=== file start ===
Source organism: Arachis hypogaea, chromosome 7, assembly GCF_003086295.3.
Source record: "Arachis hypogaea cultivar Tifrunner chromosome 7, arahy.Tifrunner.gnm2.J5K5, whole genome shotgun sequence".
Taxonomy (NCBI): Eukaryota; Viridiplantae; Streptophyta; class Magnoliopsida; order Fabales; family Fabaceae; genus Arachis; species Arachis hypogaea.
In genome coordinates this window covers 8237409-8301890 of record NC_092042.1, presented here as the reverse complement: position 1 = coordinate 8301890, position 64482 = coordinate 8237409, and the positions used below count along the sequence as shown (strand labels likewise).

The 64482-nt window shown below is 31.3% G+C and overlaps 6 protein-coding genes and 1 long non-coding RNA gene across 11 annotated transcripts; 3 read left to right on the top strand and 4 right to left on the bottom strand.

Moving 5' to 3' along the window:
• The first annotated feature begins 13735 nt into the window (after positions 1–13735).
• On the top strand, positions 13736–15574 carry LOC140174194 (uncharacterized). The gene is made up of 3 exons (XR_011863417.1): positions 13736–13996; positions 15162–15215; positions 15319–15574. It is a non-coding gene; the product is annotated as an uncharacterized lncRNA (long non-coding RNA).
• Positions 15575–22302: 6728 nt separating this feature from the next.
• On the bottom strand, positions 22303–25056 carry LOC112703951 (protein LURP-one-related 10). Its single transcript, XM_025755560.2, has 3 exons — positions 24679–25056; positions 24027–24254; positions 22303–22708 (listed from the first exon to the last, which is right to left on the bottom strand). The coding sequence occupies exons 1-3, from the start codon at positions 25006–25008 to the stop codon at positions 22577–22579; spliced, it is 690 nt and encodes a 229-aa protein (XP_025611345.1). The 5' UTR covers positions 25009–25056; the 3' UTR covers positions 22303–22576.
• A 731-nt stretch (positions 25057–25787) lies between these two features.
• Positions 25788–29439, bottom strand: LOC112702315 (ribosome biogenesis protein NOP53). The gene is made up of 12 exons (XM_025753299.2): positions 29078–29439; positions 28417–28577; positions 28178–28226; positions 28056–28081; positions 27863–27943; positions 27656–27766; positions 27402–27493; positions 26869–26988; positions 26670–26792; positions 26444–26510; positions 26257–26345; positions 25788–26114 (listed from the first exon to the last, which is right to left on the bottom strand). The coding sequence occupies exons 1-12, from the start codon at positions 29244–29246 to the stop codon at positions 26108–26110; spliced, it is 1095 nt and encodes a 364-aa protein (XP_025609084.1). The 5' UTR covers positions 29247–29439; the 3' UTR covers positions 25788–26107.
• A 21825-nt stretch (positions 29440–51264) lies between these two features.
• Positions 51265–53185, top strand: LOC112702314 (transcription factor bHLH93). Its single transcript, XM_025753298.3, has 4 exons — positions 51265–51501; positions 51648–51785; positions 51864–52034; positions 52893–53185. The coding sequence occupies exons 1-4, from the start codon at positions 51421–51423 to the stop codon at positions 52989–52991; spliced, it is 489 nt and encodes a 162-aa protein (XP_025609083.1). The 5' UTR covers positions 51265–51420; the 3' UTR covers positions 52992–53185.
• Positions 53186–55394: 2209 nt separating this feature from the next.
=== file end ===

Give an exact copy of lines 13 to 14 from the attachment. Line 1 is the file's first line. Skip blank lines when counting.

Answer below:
• A 21825-nt stretch (positions 29440–51264) lies between these two features.
• Positions 51265–53185, top strand: LOC112702314 (transcription factor bHLH93). Its single transcript, XM_025753298.3, has 4 exons — positions 51265–51501; positions 51648–51785; positions 51864–52034; positions 52893–53185. The coding sequence occupies exons 1-4, from the start codon at positions 51421–51423 to the stop codon at positions 52989–52991; spliced, it is 489 nt and encodes a 162-aa protein (XP_025609083.1). The 5' UTR covers positions 51265–51420; the 3' UTR covers positions 52992–53185.